Hamas claims Palestinian right to offshore Mediterranean gas

Palestinian factions in the Gaza Strip may be coordinating with Hezbollah, which could complicate Israel-Lebanon gas talks.

The Palestinian factions in the Gaza Strip have laid the foundation stone for a sea passage that connects the enclave to the outside world, during a popular event held in the Gaza seaport Sept. 13.

The event also witnessed the inauguration of a mural that read “Our gas is our right.”

During their speeches at the event, the leaders of the factions and the joint armed operations room called for allowing the Palestinians to benefit from their own natural resources, namely gas, and stressed that they would not allow Israel to steal their gas.

The event has raised talk about the natural gas fields off the Gaza coast in the Mediterranean Sea.

It also coincided with tensions between Israel and Lebanon over the demarcation of their maritime borders, with Hezbollah threatening Israel against extracting gas from a disputed area as long as Lebanon is not allowed to do the same.

It seems that the Palestinian factions’ move came also to challenge Israel, possibly indicating that there has been coordination between the factions and Hezbollah ahead of the event in the Gaza port.

During the event, a number of Shehab suicide drones flew over the Gaza coast, in a message that the Palestinian factions have the ability to strike Israeli gas extraction barges in the Mediterranean.

In 1999, the Gaza Marine 1 natural gas field was discovered by the British Gas Corporation 36 kilometers (22 miles) west of Gaza’s coast in an area located in Palestinian territorial waters. A year later, the Gaza Marine 1 field was discovered on the common border with Israel. But all those years, Israel has prevented the Palestinians from benefiting from their own natural gas resources.

The Palestinians believe that today the time is right to raise the natural gas file amid a growing global demand for gas in light of the ongoing Russian war on Ukraine, the heightened tension between Lebanon and Israel over the disputed gas fields and the US mediation efforts to prevent a military confrontation between the two countries.

Suhail al-Hindi, a member of Hamas’ political bureau, told Al-Monitor that the recent event organized by the Palestinian factions was a message to Israel stressing the Palestinians’ right to gas, and that the factions have the capacities to confront Israel to gain this right, whatever the obstacles and difficulties. “We also sent a message of our right to have a waterway that connects Gaza to the world,” he said.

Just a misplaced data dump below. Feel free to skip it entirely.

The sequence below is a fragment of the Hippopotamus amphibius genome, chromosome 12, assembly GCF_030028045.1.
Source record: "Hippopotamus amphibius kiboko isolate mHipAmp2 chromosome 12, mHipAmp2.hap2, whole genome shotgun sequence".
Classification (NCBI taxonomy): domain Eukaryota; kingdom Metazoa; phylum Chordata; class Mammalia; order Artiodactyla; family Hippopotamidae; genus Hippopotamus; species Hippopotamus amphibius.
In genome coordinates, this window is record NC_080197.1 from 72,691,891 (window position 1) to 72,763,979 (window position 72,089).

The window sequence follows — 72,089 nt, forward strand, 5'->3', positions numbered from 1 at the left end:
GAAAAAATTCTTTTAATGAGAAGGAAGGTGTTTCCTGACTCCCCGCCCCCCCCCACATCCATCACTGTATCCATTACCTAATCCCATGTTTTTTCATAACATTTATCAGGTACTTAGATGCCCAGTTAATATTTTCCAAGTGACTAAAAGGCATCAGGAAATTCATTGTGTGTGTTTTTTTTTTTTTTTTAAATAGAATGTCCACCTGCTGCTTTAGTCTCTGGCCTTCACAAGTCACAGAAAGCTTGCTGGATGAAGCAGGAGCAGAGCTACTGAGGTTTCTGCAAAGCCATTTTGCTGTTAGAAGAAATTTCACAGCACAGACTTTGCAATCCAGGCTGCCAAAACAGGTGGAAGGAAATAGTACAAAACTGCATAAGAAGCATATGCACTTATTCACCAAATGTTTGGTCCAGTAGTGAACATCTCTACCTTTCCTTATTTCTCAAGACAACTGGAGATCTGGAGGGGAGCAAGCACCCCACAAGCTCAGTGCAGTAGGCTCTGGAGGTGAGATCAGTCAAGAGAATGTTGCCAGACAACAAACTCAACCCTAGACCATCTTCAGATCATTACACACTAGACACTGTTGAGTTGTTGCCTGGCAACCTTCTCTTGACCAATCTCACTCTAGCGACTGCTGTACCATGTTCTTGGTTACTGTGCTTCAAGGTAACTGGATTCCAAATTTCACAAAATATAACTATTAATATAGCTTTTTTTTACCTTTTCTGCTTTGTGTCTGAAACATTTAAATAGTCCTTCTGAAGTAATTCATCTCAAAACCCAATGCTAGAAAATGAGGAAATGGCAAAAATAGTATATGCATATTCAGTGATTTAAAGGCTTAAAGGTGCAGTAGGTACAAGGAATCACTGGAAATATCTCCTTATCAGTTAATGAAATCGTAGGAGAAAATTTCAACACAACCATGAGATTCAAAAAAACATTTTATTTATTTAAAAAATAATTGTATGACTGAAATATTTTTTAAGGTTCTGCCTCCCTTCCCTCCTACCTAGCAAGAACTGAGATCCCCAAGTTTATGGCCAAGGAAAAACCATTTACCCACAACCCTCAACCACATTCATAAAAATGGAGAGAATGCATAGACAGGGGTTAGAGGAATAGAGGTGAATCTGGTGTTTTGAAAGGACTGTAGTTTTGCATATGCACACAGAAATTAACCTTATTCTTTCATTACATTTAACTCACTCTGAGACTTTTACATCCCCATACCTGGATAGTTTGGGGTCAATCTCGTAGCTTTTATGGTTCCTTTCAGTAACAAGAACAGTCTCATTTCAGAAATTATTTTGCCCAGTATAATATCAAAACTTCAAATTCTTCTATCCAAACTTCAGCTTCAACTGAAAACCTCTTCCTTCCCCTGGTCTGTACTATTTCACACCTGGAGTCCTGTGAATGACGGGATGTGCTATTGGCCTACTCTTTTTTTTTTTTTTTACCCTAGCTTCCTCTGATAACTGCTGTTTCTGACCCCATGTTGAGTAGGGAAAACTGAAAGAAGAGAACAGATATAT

He noted, “We may face difficulties to gain our right, but we took the first step on this path and sent a message to the enemy and mediators about that.”

Hindi refused to reveal details of how the factions would complete the waterway and eventually gain their rights to Gaza’s natural gas, saying, “This file was raised in the past, and will be raised later with [all the parties involved]. But as to where, when and how this will be achieved, the coming days will tell.”

Thabet al-Amour, a Palestinian author and political analyst, told Al-Monitor that the Palestinians followed in the footsteps of Hezbollah by raising the natural gas file, as they saw that Israel took a step back in the Karish gas field, which lies in the disputed area with Lebanon and where an Israeli gas rig had begun extracting gas in June.

Thus, he added, it seems the Palestinian factions wanted to raise and deal with their own gas file the same way Hezbollah did.

Amour, however, ruled out the possibility of a confrontation between the Palestinian factions and Israel over the gas fields, in light of other major files that are a source of tension between the two parties, including the Judaization of Jerusalem, the repeated raids at Al-Aqsa Mosque and the ongoing Israeli settlement activities in the West Bank.

He noted that the gas file was never a reason behind the previous wars on Gaza, while the waterway project was included in the truce agreement 2014 — although it has yet to be implemented eight years on.

The faction’s message seems to have reached Israel.

In a Facebook post Sept. 14, Danny Danon, Israel’s former UN ambassador and current chairman of World Likud, the Likud party’s global communication wing, said, “After [Prime Minister Yair] Lapid’s apparent surrender to Hezbollah, and after relinquishing a large part of the sea and gas reserves, now Hamas too has its appetite opened, and intends to blackmail Lapid in order to extract gas off the coast of Gaza. Lapid is causing long-term political-strategic damage to Israel that will take years to be repaired.”

In a Sept. 13 article, Israeli political analyst Yoni Ben-Menachem said, “The Palestinian organizations are trying to follow in the footsteps of Hezbollah by threatening Israel [when it comes to gas resources].”

According to Ben-Menachem, Israeli concerns have grown after the recent meeting between Hezbollah leader Hassan Nasrallah and Islamic Jihad leader Ziad al-Nakhalah in Beirut, during which they discussed the possible consequences of a confrontation with Israel at the maritime border.

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